The vehicle solutions were prepared by mixing distilled water, ethanol and peanut oil in a 1:1:8 ratio. BC (Sigma Chemical Co., St. Louis, Missouri) was similarly prepared. The 1, 10 and 20mg/kg dose solutions were prepared by dissolving 1, 10 and 20mg of BC, respectively, per 1mL of vehicle solution.
Only the PR sessions were analyzed since the purpose of this study is to determine the effects of BC which was only administered during the PR schedule. Data from the prior training and during the FR phase was found not to be significantly different across groups or time. The PR data (active lever presses, inactive lever presses, food intake, body mass and locomotor activity) were analyzed using two way analysis of variance (ANOVA) with strain and treatment set as the factors. All pair-wise statistical comparisons were made versus the vehicle sessions preceding the days when BC was administered, using the Holm-Sidak method. All statistical tests were carried out using the SigmaPlot 11.0 software package.
A summary of the behavior measures in this study is shown in Table 1.
A two-way ANOVA of the active lever presses showed that there was no significant difference for strain [F(1,335)=0.004; P>0.05] but there was for BC treatment [F(13,335)=4.29; P<0.001]. A strain × treatment analysis showed no significant interaction [F(13,355)=0.26; P>0.05]. Post-hoc multiple pairwise comparisons (Holm-Sidak, P>0.05), showed that 10 and 20 mg/kg BC treatment significantly increased lever responses (compared to vehicle; see Table 1). The increases occurred on the days following BC administration.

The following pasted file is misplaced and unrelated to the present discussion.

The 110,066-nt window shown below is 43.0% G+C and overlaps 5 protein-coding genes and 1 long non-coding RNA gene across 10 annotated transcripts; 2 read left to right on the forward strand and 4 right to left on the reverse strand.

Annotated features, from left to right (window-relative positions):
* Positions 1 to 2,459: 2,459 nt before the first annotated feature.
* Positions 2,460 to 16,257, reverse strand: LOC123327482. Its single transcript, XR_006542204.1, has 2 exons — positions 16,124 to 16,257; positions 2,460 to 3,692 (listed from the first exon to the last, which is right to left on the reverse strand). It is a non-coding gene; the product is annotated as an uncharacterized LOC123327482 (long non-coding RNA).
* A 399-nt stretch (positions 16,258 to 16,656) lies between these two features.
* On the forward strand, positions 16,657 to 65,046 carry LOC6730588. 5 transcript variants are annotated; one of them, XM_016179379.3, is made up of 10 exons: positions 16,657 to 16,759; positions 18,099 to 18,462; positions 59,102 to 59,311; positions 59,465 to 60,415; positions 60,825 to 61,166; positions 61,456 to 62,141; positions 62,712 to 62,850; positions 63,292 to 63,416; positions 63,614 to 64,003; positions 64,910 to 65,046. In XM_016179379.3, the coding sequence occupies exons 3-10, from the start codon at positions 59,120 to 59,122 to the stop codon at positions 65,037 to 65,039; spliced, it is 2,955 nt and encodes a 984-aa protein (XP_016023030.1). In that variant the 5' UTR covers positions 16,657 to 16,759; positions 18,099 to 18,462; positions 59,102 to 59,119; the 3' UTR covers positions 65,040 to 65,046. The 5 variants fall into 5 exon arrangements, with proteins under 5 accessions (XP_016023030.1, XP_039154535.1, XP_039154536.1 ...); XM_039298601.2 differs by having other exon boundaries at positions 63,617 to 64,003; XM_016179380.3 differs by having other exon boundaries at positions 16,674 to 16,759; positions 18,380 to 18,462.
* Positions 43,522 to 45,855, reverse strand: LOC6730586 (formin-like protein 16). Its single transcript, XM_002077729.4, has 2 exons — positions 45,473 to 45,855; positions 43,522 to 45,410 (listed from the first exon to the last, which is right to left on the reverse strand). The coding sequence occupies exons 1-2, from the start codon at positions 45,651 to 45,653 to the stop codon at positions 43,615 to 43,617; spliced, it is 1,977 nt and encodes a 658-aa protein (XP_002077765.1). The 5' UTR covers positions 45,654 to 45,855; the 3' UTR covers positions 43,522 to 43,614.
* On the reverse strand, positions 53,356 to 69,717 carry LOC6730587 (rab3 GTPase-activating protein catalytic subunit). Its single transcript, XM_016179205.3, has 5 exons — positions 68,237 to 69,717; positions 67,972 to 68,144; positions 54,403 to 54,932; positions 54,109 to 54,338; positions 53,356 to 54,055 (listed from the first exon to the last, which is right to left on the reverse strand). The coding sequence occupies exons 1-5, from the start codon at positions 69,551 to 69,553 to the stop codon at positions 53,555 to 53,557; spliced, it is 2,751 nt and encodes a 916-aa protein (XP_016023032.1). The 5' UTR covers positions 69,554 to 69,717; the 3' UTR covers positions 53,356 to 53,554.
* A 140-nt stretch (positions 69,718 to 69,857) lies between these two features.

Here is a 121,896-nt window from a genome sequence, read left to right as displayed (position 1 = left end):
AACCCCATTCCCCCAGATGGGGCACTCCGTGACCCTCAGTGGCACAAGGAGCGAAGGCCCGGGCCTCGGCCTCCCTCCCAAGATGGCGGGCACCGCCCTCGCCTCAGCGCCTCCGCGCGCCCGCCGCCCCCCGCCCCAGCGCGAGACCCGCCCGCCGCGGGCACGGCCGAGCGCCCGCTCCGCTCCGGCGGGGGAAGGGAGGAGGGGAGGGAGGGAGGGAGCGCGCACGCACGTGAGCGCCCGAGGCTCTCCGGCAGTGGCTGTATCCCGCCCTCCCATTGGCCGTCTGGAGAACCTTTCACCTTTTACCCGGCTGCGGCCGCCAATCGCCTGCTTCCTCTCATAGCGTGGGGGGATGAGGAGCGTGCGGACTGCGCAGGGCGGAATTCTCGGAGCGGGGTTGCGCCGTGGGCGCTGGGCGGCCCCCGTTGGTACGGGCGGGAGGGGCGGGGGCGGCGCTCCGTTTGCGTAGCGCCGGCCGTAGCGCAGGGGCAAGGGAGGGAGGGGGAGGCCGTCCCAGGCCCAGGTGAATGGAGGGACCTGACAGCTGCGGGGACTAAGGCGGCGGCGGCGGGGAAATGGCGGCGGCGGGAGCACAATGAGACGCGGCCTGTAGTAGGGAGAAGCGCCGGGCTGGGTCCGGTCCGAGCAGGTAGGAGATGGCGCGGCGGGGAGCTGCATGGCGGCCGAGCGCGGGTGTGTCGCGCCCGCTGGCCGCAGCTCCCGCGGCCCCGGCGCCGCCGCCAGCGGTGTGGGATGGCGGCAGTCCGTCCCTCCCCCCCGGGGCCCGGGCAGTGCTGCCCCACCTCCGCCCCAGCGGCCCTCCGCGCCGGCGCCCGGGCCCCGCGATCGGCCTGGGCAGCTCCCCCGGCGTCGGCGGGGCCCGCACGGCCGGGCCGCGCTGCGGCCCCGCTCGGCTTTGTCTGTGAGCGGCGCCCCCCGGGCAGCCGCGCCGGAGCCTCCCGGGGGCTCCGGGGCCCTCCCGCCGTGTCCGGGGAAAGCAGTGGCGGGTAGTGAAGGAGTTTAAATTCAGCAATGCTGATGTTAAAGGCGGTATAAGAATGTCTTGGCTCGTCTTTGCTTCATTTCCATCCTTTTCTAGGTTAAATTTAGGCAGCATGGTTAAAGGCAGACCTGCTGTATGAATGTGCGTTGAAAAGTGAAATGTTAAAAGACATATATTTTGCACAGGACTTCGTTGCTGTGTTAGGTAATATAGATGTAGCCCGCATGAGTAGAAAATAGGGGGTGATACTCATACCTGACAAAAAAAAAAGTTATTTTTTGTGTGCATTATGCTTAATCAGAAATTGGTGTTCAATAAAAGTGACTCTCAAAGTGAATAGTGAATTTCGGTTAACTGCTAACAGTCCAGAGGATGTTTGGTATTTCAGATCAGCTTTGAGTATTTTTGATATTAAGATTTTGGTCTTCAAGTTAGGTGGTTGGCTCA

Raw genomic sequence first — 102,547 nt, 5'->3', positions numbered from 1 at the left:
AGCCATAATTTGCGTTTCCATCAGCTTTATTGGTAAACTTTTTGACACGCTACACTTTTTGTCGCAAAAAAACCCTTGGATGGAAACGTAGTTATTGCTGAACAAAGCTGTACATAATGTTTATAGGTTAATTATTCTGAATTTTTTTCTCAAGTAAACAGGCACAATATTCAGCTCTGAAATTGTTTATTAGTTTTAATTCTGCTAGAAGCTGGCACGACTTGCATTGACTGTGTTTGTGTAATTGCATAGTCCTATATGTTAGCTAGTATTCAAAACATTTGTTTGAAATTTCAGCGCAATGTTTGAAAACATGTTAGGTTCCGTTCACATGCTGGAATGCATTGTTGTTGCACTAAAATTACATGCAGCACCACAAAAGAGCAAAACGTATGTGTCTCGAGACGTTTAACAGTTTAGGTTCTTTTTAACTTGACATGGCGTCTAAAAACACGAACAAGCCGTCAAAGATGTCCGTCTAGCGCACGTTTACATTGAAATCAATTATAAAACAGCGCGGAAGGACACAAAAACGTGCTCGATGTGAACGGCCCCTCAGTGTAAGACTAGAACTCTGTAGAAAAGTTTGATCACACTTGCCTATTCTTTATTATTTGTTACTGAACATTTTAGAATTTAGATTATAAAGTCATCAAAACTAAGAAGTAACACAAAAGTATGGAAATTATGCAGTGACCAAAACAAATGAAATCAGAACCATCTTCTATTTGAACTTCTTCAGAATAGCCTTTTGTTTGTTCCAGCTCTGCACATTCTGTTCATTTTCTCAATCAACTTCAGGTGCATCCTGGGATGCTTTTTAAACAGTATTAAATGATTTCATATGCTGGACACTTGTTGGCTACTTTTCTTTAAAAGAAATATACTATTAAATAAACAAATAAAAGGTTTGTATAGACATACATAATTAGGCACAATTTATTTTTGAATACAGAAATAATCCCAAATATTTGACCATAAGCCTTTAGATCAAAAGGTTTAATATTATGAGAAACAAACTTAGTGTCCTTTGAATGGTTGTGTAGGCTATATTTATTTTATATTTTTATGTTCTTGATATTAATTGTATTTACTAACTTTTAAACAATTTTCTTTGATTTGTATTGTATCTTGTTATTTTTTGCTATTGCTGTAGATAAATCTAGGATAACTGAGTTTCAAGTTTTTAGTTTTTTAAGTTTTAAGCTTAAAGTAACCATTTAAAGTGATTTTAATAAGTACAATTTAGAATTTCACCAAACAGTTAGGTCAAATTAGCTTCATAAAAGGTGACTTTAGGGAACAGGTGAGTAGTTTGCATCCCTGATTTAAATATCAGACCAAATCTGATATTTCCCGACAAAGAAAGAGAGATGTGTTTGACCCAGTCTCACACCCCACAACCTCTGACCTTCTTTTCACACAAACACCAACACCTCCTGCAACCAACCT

In OM rats, 10 mg/kg BC significantly increased active lever responses on the first (vs. vehicle: t=3.55; P<0.001) and second day (vs. vehicle: t=2.09; P<0.05) and 20 mg/kg BC significantly increased active lever presses on the first (vs. vehicle: t=2.63; P<0.01) and third day (vs. vehicle: t=2.15; P<0.05) following BC treatment.
In S5B rats, 10 mg/kg BC significantly increased active lever responses on the first (vs. vehicle: t=3.44; P<0.005), second (vs. vehicle: t=2.73; P<0.001) and third day (vs. vehicle: t=2.17; P<0.05) and 20 mg/kg BC significantly increased active lever presses on the first day (vs. vehicle t=2.93; P<0.005) following BC treatment.